When someone dies, all of their worldly possessions and all of the debts in their name go into a separate legal entity called an estate. If they die with a will, it will name one or more executors. An executor can be a trusted friend or family member who's willing and able to do the job, or a professional trustee.
If you’re an executor, you are responsible for managing the assets and liabilities of the estate and making distributions to the beneficiaries, the people named in the will to receive an inheritance.
Your responsibilities include the following, which can be used as a checklist.
- Locating the will and notifying beneficiaries of their interest in the estate.
- Working with the deceased’s estate lawyer if they had one, or retaining a new lawyer if they didn’t.
- Securing and valuing the assets of the deceased.
- Arranging for management and/or wind up of the deceased’s business.
- Closing personal accounts of the deceased and opening estate accounts. You may need a notarized copy of the will and the death certificate as proof.
- Applying for probate, if necessary. Probate (also called estate administration tax) is the legal process that provides proof, as requested by financial institutions and government agencies, that you as an executor are authorized to represent the estate. Probate fees vary by province.
- Paying the debts of the deceased. Debts may include outstanding credit card balances, car loans, mortgages, unsecured and secured loans.
- Paying the taxes of the deceased and the estate. You will have to file a terminal tax return for the period from January 1 up to and including the date of death. Thereafter, you will be responsible for filing the estate’s trust return (T3) until the estate is wound up.
- Accounting to the beneficiaries by keeping accurate financial records.
- Obtaining a clearance certificate from the Canada Revenue Agency indicating that all taxes have been paid before distributing the assets of the estate to the beneficiaries according to the will.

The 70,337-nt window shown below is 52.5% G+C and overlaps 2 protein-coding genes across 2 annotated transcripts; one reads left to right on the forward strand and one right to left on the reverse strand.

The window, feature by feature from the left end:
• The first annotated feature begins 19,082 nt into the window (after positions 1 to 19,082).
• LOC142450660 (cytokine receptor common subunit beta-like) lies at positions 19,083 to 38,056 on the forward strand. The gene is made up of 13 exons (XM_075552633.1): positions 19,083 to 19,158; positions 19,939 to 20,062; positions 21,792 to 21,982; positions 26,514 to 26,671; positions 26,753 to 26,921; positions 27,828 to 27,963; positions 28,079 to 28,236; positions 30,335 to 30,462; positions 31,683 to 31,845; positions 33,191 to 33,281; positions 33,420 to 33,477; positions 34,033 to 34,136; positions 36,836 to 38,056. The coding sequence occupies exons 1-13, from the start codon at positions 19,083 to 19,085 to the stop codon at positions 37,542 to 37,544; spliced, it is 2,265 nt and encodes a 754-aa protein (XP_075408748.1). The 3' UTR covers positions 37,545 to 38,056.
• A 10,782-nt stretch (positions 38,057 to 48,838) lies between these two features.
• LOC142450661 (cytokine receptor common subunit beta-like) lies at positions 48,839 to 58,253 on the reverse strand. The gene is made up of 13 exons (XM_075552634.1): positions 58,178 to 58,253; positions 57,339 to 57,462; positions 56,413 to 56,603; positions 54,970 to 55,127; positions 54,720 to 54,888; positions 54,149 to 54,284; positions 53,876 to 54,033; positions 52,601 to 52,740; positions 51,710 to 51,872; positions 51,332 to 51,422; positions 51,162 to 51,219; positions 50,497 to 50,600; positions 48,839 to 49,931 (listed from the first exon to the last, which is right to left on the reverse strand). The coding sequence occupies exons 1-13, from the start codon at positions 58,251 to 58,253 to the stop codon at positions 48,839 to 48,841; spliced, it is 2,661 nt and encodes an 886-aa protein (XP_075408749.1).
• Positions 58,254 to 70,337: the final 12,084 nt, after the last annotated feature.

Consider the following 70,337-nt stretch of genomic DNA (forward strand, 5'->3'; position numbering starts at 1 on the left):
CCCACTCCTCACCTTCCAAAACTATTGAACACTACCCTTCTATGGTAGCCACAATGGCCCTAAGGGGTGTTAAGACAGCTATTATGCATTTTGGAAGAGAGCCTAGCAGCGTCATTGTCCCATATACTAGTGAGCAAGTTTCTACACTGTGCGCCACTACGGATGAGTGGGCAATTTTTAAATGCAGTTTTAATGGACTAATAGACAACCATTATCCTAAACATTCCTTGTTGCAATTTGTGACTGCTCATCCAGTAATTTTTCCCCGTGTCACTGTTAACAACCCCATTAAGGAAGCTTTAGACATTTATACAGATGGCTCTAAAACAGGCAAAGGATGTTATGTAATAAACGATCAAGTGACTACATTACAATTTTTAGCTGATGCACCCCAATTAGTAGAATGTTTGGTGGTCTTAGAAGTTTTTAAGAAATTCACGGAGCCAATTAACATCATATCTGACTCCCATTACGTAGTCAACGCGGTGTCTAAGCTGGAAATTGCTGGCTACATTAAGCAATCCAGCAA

You will also have additional duties and tasks as an executor, such as:
- Helping to arrange the funeral.
- Cancelling the deceased’s Social Insurance Number, passport, health card, and driver’s licence. Failure to do so can lead to identity theft and fraud.
- Cleaning out the fridge and arranging for care of pets.
- Paying any outstanding bills, property taxes and credit card balances and making rent or mortgage payments.
- Cancelling services like phone, internet, cable, alarm.
- Redirecting mail and cancelling unsolicited mail, magazine subscriptions, newspapers and any memberships, such as clubs or professional associations.
- Disposing of personal effects and distributing them according to the will. If unspecified in the will, after checking with family members, consider selling anything of value or donating items to charity.
- Giving the deceased’s landlord notice that the premises will be vacated or if they owned their home, preparing it for sale.
- Applying for any benefits payable on death like the CPP death benefit, life insurance proceeds and death benefits from pension plans or annuities.
Being an executor is not a job to be taken lightly as it involves a lot of work and responsibility. You will be entitled to compensation as an executor, so keep track of the amount of work done and the time spent administering the estate.